Financial Update From Selectmen Is Mixed
By Kristen Arute, Hingham Current Staff, September 2, 2020
Hingham Current News File Photo
At the end of Tuesday night’s Board of Selectmen meeting, Chair Mary Power provided an update on town finances. She highlighted recent funding awarded to the Town and went into some detail about the current financial picture and future projections.
On Monday afternoon, Mary Power and Town Administrator Tom Mayo accepted the first disbursement of CARES Act funding from Plymouth County on behalf of the Town. The Plymouth County Commissioners applied for and received funds from the federal government specifically for the cities and towns under their jurisdiction. Plymouth County is the only county in Massachusetts to do so. “Plymouth County takes their responsibility for administering $91M very seriously,” said Power.
The funds are being distributed to municipalities in four phases as reimbursement for COVID-related expenses. Last month, Hingham applied for $60,000 under Phase 1 to cover the costs incurred for Personal Protective Equipment (PPE). Phase 1 allocations were based on population. With close to 24,000 residents, Hingham’s “soft cap” for requests was over $1M.
Funding in Phase 2 is based upon a combination of population and the number of COVID cases in a community. Phase 3 is for libraries, veterans and senior centers only, and Phase 4 is based on population. Any funding that has not been used by a city or town in Plymouth County by October 15th will be taken back by the Commissioners and offered to non-profits.
In addition to Power, Mayo and the Commissioners, Rep. Steven Lynch, Sen. Patrick O’Connor and Rep. Joan Meschino were present at the event. “Both Tom and I were chatting with people and talking but letting them know that we actually will be submitting our next reimbursement request I think is in excess of $700,000,” said Power, “and that is going to be for in particular a lot of technology and items for the schools.”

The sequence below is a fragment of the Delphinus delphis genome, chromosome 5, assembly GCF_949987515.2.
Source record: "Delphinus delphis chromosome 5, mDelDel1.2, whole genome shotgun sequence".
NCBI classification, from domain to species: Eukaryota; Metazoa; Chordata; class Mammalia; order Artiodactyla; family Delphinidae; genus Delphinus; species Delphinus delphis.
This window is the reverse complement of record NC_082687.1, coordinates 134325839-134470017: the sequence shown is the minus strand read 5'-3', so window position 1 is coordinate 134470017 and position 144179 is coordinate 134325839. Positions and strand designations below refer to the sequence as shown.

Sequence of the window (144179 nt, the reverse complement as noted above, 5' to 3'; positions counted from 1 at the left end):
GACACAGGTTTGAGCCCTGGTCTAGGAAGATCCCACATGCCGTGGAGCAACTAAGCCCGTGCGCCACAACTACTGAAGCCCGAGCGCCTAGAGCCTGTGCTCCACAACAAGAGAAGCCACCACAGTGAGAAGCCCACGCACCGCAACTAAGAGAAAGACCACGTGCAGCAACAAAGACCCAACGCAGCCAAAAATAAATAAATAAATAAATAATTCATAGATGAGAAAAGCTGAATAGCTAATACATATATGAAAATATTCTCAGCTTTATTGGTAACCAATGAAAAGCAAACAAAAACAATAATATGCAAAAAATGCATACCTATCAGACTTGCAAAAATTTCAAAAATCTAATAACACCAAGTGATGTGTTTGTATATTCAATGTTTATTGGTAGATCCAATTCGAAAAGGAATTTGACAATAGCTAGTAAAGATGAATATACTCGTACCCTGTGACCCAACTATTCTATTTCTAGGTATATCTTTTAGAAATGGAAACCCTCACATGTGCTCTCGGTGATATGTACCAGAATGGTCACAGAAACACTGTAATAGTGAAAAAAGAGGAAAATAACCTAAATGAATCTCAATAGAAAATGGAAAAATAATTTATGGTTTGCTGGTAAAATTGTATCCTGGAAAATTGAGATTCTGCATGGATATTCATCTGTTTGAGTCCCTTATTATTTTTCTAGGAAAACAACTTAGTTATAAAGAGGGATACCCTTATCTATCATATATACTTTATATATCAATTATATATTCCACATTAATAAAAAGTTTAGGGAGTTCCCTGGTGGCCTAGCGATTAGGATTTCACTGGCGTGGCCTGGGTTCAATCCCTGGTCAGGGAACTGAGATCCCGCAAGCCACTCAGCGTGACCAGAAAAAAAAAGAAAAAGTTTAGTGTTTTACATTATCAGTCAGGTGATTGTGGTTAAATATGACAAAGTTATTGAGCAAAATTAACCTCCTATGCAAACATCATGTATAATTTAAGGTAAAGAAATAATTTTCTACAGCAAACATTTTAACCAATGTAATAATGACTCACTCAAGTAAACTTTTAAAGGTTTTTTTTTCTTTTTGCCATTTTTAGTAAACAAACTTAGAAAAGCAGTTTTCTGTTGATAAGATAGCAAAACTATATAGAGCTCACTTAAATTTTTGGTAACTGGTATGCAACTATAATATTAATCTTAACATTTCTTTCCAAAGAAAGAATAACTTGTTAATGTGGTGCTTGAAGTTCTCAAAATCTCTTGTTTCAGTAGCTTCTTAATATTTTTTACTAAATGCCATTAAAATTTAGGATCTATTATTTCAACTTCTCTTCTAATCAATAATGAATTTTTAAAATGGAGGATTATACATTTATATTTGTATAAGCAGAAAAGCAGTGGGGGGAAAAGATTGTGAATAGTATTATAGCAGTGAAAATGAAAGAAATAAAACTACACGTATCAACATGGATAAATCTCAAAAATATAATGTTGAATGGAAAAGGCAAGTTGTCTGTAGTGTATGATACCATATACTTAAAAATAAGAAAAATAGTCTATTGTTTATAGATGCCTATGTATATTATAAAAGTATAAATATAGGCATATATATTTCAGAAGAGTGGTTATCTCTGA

However, Power did not feel the $3.3M that is available to Hingham through the County would be sufficient to meet the Town’s needs. “While certainly the CARES Act is helpful and welcome,” she said, “it’s not going to be enough to cover potentially all of the COVID costs that communities like Hingham are facing.”
Later in the meeting, Power provided an update on the first financial forecast group meeting of the year that she had attended with Assistant Town Administrator Michelle Monsegur. “People may recall that when we put together the FY21 (“Fiscal Year 2021”) Financial Management Plan, we spoke about the forecast group meeting monthly to see how we’re doing,” she said. Being the first month of the new Fiscal Year, July’s results had been examined during the meeting, and Power credited both the Town and the School Department’s Tier One cost reduction measures, also known as "austerity measures," for the positive financial picture.
“So far it’s all looking in line with our expectations,” said Power. “We’re not seeing anything that’s giving us cause for concern.” She added that the Town’s expenditures “when compared to previous years were lower.” Because of this, Power predicts that if there are any expenses related to COVID that may need to be absorbed, the Town would be in a position to do so.
However, she also acknowledged that experts say the effects will be long-lasting. “The projection is that we will all be feeling the financial impact of COVID, not just in FY21 but in FY22,” she explained. “So as we continue to kind of work through this, we are being advised to take a multi-year view, and I think that’s kind of what we had in mind when we put together the plan in May.”